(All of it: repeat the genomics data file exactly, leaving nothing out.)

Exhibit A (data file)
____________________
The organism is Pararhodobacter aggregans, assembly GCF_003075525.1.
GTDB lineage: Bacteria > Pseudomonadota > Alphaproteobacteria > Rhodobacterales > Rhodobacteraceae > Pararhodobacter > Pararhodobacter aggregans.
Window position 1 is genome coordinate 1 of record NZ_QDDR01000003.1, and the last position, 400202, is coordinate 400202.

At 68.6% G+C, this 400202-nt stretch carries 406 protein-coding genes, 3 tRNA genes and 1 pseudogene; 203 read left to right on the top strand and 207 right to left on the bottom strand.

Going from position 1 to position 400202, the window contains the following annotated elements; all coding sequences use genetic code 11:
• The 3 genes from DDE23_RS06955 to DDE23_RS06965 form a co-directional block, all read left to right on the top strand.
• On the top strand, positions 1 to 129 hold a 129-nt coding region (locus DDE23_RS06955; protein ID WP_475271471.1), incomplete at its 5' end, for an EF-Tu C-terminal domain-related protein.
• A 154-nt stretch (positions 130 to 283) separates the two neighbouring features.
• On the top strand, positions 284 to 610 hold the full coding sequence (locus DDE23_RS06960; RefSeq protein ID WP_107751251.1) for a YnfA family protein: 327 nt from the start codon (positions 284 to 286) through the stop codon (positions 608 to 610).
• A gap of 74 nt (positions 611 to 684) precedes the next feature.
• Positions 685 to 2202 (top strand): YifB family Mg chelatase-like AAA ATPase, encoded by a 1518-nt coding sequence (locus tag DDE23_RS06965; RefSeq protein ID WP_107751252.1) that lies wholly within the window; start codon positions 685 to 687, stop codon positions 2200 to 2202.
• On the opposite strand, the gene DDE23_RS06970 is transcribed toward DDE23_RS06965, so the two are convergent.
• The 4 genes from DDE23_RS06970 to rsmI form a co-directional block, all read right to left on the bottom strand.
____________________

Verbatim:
The organism is Pararhodobacter aggregans, assembly GCF_003075525.1.
GTDB lineage: Bacteria > Pseudomonadota > Alphaproteobacteria > Rhodobacterales > Rhodobacteraceae > Pararhodobacter > Pararhodobacter aggregans.
Window position 1 is genome coordinate 1 of record NZ_QDDR01000003.1, and the last position, 400202, is coordinate 400202.

At 68.6% G+C, this 400202-nt stretch carries 406 protein-coding genes, 3 tRNA genes and 1 pseudogene; 203 read left to right on the top strand and 207 right to left on the bottom strand.

Going from position 1 to position 400202, the window contains the following annotated elements; all coding sequences use genetic code 11:
• The 3 genes from DDE23_RS06955 to DDE23_RS06965 form a co-directional block, all read left to right on the top strand.
• On the top strand, positions 1 to 129 hold a 129-nt coding region (locus DDE23_RS06955; protein ID WP_475271471.1), incomplete at its 5' end, for an EF-Tu C-terminal domain-related protein.
• A 154-nt stretch (positions 130 to 283) separates the two neighbouring features.
• On the top strand, positions 284 to 610 hold the full coding sequence (locus DDE23_RS06960; RefSeq protein ID WP_107751251.1) for a YnfA family protein: 327 nt from the start codon (positions 284 to 286) through the stop codon (positions 608 to 610).
• A gap of 74 nt (positions 611 to 684) precedes the next feature.
• Positions 685 to 2202 (top strand): YifB family Mg chelatase-like AAA ATPase, encoded by a 1518-nt coding sequence (locus tag DDE23_RS06965; RefSeq protein ID WP_107751252.1) that lies wholly within the window; start codon positions 685 to 687, stop codon positions 2200 to 2202.
• On the opposite strand, the gene DDE23_RS06970 is transcribed toward DDE23_RS06965, so the two are convergent.
• The 4 genes from DDE23_RS06970 to rsmI form a co-directional block, all read right to left on the bottom strand.